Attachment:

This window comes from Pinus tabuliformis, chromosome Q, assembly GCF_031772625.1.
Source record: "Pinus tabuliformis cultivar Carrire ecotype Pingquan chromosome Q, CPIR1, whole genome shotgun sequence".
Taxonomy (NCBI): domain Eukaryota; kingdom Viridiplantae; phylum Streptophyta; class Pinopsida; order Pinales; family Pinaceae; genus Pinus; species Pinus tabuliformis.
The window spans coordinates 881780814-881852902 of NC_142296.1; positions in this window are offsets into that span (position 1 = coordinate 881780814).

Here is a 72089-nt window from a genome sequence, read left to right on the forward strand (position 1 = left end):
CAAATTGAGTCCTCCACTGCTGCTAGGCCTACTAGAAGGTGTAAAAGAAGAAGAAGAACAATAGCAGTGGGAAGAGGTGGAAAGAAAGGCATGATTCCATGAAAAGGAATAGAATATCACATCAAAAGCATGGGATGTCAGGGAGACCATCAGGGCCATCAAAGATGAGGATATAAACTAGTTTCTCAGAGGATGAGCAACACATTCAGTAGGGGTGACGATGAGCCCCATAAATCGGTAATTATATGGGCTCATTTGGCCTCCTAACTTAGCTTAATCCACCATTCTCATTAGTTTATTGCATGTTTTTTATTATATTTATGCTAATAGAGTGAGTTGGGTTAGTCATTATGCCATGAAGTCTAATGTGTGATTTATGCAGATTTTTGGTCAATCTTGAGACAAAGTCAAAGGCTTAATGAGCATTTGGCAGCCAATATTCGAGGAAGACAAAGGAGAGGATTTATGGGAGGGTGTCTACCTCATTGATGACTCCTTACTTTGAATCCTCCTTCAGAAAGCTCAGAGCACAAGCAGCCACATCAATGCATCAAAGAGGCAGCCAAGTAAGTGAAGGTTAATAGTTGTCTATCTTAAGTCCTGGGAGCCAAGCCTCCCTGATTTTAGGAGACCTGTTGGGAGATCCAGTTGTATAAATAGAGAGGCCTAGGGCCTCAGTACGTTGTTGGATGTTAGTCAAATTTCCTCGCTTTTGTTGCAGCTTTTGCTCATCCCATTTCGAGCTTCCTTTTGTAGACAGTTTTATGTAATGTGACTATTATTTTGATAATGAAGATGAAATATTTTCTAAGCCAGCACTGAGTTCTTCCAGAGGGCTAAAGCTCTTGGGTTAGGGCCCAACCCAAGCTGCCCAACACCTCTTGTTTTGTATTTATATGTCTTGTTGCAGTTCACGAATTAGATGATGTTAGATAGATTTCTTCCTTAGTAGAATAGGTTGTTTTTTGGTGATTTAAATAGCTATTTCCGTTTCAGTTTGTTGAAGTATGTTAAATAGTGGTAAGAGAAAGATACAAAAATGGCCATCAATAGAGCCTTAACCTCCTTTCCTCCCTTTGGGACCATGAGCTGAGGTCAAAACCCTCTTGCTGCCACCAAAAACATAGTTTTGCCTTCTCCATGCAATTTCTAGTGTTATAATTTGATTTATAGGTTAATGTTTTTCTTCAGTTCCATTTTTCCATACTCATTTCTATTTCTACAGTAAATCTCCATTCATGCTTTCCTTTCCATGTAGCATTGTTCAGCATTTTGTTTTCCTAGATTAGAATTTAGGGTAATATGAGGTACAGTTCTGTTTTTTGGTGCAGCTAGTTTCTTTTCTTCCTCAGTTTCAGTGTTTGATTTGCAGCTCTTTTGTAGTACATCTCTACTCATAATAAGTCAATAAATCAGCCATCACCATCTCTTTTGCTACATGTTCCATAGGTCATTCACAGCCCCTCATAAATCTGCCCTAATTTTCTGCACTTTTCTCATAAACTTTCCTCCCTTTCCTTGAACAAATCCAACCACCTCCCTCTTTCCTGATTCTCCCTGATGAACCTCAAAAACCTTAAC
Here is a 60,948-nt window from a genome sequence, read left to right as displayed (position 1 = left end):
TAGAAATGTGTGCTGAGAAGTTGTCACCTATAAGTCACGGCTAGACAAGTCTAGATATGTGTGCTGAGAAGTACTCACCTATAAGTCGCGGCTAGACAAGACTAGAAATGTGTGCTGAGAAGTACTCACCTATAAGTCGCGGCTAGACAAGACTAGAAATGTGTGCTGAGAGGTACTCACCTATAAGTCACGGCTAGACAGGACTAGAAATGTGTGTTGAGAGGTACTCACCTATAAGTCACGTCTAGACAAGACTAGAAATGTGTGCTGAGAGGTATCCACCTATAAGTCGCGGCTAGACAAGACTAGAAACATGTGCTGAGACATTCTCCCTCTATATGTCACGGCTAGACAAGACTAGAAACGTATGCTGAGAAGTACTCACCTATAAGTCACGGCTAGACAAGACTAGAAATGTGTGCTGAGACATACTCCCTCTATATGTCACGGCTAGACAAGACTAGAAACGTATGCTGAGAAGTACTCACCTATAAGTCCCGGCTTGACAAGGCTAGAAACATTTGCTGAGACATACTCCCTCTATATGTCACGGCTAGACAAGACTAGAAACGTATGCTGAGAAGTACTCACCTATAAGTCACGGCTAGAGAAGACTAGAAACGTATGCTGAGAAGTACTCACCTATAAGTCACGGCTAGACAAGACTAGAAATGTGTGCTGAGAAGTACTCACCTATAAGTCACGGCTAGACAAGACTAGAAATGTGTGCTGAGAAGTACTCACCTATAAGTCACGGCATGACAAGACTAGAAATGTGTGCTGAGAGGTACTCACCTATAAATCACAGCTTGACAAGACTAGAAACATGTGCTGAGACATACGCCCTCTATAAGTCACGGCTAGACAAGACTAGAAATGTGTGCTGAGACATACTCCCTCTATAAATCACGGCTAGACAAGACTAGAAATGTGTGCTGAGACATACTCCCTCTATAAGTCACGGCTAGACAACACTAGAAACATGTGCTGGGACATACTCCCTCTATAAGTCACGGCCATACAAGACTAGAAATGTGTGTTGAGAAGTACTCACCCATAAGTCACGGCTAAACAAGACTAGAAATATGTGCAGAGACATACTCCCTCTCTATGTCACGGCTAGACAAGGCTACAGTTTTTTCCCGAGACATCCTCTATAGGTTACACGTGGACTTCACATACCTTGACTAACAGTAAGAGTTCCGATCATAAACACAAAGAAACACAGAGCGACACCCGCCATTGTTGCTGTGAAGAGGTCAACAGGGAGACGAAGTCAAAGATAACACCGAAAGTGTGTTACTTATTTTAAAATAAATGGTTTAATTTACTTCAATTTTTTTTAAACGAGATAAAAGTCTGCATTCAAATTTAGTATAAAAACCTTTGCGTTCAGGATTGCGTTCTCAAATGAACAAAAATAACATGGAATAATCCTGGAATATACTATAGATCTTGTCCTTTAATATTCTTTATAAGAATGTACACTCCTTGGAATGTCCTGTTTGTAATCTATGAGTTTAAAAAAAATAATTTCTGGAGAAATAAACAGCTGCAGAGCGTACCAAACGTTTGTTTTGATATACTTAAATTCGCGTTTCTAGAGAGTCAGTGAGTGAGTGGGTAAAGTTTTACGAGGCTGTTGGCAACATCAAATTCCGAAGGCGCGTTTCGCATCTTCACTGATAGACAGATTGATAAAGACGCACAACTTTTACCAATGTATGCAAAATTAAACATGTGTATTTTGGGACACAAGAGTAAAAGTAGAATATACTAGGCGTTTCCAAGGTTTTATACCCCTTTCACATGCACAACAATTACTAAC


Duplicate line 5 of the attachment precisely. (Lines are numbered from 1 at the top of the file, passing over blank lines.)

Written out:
Here is a 72089-nt window from a genome sequence, read left to right on the forward strand (position 1 = left end):